The Buffalo Sabres’ offseason will likely be flooded with news regarding soon-to-be first overall draft pick Rasmus Dahlin, but there is another big story that has been overlooked thus far. Sam Reinhart’s entry-level deal is expiring and the Sabres have a decision to make. His 2017-18 season was the tale of two halves; he started out extremely slowly but finished the season with career-highs in points and goals.
Realistically there are only two options for both Reinhart and the Sabres. Those options are a short-term bridge deal or a long-term deal.
I don’t see a scenario where the Sabres would sign Reinhart to a mid-term (three or four years) because he would be a UFA at age 26, an age that would likely see him in the prime of his career.
On his entry-level deal, Reinhart appeared in 240 games for the Sabres, scoring 65 goals and 75 assists for 140 points. The former second overall pick looked to be hitting his stride after the Winter Classic on Jan. 1, and after switching from center back to wing, Reinhart looked more like the player from the previous two seasons.
For a long-term deal, Reinhart’s best comparison would be the Montreal Canadiens’ Jonathan Drouin. The 23-year-old winger was drafted third overall one year before Reinhart was drafted.
If you look at Drouin’s numbers, he has 141 points in 241 games and was signed to a long-term contract worth $5.5 million per year by the Canadiens. Drouin’s numbers are very similar to Reinhart’s, so I would imagine the Sabres would try to stay in that ballpark if a long-term deal is being negotiated.
Reinhart hasn’t hit his full potential yet, but if he can continue to improve on the second half of his 2017-18 season, next year should be a breakout campaign for him.
The negotiations on a long-term deal between Reinhart and Buffalo could drag out and possibly go into training camp (much like Rasmus Ristolainen’s negotiations a few years ago). It all depends on what the two sides want.
For a long-term contract, I wouldn’t expect the Sabres to offer much more than $5.5 million per year at a max term of eight years. If Reinhart is willing to commit to Buffalo for eight years on a team-friendly deal, then this should be a quick process. But he may not want to sign a long-term deal without showing his full potential.
Short-Term Bridge Deal
This would be the ideal situation for Reinhart. He would have the chance to prove that he can be an elite player in the NHL. He has shown flashes, and if the team improves, Reinhart’s numbers should improve, and he would set himself up for a big payday for his third NHL contract.
Bridge deals are are beneficial for organizations as well, as they can help relieve some financial stress and afford the team more control over a player. The Sabres have cap space, but they also have a lot of cap space tied up in three forwards (Jack Eichel, Kyle Okposo, and Ryan O’Reilly), so a bridge deal could help the Sabres.
Nikita Kucherov of the Tampa Bay Lightning is making just under $4.8 million on his current bridge deal that runs through 2018-19. Although Reinhart and Kucherov aren’t on the same level, Kucherov’s contract is a good comparable for a possible bridge deal.
The Sabres would probably look for a two- or three-year deal worth around $4.5-5 million dollars per season to see what he develops into. After a short-term deal, Reinhart would still have RFA status and the Sabres would have full control over his rights.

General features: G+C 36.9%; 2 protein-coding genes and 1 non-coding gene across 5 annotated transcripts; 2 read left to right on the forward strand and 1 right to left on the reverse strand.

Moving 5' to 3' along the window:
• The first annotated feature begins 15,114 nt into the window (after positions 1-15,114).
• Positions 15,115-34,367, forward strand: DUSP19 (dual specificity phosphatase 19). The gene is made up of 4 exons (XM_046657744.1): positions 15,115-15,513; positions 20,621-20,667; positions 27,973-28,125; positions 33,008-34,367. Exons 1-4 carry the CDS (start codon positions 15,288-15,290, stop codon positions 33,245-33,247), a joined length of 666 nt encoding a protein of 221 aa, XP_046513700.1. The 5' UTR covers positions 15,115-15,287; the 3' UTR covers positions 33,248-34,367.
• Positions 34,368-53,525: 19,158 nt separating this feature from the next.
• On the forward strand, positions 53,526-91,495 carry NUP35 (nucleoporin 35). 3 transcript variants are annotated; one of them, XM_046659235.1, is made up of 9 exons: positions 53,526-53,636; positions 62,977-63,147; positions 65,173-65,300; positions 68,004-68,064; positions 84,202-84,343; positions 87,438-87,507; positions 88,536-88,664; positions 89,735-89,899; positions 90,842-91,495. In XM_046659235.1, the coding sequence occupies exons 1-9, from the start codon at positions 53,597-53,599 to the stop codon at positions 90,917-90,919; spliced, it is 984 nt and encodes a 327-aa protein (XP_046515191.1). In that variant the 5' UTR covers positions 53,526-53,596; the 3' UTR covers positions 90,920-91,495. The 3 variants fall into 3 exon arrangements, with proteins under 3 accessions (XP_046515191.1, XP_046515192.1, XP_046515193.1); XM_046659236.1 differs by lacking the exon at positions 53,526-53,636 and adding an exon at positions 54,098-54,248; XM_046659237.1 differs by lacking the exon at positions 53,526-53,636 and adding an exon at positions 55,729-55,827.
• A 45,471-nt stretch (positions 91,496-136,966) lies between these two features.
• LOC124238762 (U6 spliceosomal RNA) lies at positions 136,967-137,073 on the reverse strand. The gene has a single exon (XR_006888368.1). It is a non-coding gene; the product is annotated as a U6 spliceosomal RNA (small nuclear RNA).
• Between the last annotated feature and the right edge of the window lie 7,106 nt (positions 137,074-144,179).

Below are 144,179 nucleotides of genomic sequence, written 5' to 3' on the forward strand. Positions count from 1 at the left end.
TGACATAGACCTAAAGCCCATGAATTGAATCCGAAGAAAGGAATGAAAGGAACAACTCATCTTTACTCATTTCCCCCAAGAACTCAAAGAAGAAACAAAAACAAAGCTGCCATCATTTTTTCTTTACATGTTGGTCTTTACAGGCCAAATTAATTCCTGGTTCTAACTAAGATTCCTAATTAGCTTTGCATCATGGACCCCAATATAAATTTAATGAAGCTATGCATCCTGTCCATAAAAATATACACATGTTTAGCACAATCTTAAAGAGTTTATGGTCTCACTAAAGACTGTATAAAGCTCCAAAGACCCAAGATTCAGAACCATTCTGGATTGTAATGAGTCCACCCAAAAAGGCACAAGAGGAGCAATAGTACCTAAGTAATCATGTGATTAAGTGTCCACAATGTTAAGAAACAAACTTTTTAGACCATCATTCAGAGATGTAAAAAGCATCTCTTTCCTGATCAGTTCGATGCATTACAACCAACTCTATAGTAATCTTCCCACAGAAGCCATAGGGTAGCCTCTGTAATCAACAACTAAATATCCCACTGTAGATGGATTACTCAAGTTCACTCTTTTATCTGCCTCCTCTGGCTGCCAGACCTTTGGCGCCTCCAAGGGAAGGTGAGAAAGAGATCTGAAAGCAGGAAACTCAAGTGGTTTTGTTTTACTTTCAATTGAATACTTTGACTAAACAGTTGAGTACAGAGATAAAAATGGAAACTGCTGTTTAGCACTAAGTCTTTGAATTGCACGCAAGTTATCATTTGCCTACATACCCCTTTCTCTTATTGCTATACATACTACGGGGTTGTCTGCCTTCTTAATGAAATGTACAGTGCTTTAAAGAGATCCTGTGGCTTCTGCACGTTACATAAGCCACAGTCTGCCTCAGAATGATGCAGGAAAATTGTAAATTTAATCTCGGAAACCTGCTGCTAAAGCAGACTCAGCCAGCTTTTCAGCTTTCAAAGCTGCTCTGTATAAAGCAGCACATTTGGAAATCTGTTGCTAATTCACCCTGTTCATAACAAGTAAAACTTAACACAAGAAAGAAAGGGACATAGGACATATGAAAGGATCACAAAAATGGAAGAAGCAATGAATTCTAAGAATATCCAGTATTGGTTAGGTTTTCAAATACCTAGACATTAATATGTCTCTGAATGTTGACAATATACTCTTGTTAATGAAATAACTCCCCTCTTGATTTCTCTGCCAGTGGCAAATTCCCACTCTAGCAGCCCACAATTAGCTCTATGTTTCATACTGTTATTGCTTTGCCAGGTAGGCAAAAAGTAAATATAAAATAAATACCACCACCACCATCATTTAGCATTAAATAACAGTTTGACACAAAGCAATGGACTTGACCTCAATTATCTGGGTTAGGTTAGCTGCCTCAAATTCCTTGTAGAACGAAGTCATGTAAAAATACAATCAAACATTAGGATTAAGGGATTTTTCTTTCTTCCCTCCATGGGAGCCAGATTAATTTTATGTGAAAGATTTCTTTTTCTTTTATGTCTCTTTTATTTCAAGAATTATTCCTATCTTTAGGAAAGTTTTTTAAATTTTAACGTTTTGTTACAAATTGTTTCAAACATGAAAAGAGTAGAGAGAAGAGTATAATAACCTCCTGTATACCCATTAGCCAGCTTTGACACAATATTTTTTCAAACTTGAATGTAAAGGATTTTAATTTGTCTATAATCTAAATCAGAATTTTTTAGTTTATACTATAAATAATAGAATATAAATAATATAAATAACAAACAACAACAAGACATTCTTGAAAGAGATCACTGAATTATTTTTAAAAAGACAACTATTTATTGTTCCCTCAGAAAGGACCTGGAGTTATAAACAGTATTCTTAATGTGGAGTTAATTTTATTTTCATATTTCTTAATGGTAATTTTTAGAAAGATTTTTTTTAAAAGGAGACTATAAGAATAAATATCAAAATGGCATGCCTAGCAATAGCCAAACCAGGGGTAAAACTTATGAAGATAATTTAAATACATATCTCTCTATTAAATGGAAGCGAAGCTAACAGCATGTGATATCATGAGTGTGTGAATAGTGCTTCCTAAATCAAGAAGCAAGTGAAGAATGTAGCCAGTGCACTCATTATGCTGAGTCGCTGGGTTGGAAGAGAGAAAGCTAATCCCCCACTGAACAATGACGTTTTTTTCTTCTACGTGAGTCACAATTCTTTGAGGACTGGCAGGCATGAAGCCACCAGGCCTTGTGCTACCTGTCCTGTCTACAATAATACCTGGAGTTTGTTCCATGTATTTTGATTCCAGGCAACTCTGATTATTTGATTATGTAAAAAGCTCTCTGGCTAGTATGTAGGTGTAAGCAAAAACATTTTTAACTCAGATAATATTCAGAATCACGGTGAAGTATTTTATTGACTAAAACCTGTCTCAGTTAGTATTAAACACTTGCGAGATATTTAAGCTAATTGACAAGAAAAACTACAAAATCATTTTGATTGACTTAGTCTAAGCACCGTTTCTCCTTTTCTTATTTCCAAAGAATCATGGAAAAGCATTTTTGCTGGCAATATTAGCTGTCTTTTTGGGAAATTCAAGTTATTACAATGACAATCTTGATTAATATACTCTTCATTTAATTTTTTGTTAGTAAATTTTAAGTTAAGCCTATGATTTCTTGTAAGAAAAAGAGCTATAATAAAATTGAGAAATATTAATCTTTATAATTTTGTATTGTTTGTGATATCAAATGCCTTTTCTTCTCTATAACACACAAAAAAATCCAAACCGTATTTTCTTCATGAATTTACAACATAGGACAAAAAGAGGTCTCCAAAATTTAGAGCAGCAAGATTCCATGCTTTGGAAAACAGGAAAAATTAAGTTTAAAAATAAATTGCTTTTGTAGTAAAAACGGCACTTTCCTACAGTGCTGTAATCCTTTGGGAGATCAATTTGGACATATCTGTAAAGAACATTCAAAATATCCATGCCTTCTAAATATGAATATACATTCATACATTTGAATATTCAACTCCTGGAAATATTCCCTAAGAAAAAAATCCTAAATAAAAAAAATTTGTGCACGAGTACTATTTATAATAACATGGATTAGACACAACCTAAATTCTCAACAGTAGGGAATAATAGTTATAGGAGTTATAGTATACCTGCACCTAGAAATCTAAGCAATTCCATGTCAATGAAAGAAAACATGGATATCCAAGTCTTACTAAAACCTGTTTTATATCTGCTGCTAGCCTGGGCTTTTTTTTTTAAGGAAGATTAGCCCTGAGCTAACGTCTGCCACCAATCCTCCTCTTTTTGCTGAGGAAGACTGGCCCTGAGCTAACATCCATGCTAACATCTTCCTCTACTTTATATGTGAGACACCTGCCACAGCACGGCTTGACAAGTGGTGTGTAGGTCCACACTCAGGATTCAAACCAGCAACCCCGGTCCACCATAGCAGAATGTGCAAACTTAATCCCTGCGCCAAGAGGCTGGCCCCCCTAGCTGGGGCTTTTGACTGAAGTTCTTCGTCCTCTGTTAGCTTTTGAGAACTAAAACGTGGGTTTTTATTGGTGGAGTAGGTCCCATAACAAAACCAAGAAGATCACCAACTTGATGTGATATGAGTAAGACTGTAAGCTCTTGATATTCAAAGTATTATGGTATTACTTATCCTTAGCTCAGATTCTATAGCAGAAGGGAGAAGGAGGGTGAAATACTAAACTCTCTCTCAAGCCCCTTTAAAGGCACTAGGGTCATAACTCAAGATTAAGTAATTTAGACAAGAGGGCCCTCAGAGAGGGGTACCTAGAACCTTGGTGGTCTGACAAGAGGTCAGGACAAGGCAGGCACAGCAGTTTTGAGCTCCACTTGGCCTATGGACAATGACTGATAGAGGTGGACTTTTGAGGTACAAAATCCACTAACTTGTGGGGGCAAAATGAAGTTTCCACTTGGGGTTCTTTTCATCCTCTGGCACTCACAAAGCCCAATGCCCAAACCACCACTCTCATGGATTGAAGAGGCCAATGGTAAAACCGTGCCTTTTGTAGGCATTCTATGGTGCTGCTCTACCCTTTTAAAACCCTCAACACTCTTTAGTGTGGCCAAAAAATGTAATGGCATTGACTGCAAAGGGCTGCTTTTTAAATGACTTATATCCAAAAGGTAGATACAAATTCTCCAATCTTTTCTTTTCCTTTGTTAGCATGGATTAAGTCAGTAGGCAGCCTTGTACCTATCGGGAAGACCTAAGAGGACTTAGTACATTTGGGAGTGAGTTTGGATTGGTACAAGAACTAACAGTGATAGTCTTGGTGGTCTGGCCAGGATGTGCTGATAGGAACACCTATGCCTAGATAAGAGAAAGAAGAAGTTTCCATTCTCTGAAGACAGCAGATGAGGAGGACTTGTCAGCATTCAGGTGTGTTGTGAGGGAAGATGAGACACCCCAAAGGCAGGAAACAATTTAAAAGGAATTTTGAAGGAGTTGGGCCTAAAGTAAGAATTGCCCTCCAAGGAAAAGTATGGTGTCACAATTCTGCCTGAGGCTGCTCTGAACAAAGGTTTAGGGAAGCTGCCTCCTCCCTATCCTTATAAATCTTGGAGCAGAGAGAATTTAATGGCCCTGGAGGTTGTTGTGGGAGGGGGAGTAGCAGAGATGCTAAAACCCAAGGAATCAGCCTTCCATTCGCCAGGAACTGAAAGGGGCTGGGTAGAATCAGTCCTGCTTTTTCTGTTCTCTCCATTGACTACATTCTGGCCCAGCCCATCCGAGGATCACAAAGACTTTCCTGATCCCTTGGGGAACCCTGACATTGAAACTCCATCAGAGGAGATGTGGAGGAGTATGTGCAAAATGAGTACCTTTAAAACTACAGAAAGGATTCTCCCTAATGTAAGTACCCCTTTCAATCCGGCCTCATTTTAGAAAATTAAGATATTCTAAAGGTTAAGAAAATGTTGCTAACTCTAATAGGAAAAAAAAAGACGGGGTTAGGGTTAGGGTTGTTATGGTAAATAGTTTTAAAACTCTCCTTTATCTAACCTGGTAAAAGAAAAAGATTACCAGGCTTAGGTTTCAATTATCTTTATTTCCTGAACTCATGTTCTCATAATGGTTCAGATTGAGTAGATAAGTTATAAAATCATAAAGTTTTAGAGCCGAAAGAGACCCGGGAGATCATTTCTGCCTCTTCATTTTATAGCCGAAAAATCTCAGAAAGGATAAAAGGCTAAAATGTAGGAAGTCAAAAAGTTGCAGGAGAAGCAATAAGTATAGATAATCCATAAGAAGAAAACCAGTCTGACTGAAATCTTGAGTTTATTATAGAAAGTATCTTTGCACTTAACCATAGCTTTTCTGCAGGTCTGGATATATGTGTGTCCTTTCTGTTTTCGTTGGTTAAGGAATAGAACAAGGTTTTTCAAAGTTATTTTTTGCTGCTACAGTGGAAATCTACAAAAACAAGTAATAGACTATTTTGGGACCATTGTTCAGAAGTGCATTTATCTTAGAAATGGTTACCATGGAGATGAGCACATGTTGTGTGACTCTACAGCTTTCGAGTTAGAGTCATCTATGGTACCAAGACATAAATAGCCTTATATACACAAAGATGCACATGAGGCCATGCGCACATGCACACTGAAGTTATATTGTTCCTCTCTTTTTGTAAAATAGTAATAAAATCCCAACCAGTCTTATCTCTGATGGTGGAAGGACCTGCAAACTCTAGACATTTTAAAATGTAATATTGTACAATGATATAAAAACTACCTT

I think this route is the route that his agents will probably suggest to him before he begins negotiations with Buffalo. Reinhart seems to be scratching the surface, and if he is placed on Eichel’s wing, he should develop into a top-tier scoring winger that could help Buffalo reach the next level.
What Should the Sabres Do?
As stated, a bridge deal is probably the most ideal option from a player perspective. But in this case, I think that a bridge deal is also the most ideal option for the Sabres.
Reinhart has improved his point totals each year, but in reality, he is only a 0.58 point-per-game player at this point in his career.
Signing Reinhart to a short-term deal will allow the Sabres full control of Reinhart longer. If the Sabres signed him to a three-year deal and things worked out, they could then sign him to a max-term deal and allow themselves 11 years of full control over him.
The negative of a bridge deal is that if Reinhart takes off while on a bridge he could set himself up for a big payday, but realistically it would take an Aleksander Barkov-type season (78 points in 79 games) for Reinhart to put himself in the “elite scorer” category.
Even if he becomes a point-per-game player over the next few seasons and can demand $7 million or more for his third contract, the O’Reilly trade rumors are heating up, and if O’Reilly is moved out, the team will have more cap space to throw around at players like Reinhart.
A bridge deal allows the Sabres more time to allow Reinhart to develop while keeping full control over his rights for a foreseeable future. It also allows the player to prove to the team that he can a key piece of their core going forward.
When weighing all of the options, a bridge deal makes the most sense on both sides, and I would be surprised if Reinhart’s next contract with the Sabres is anything other than a short-term “prove it” deal.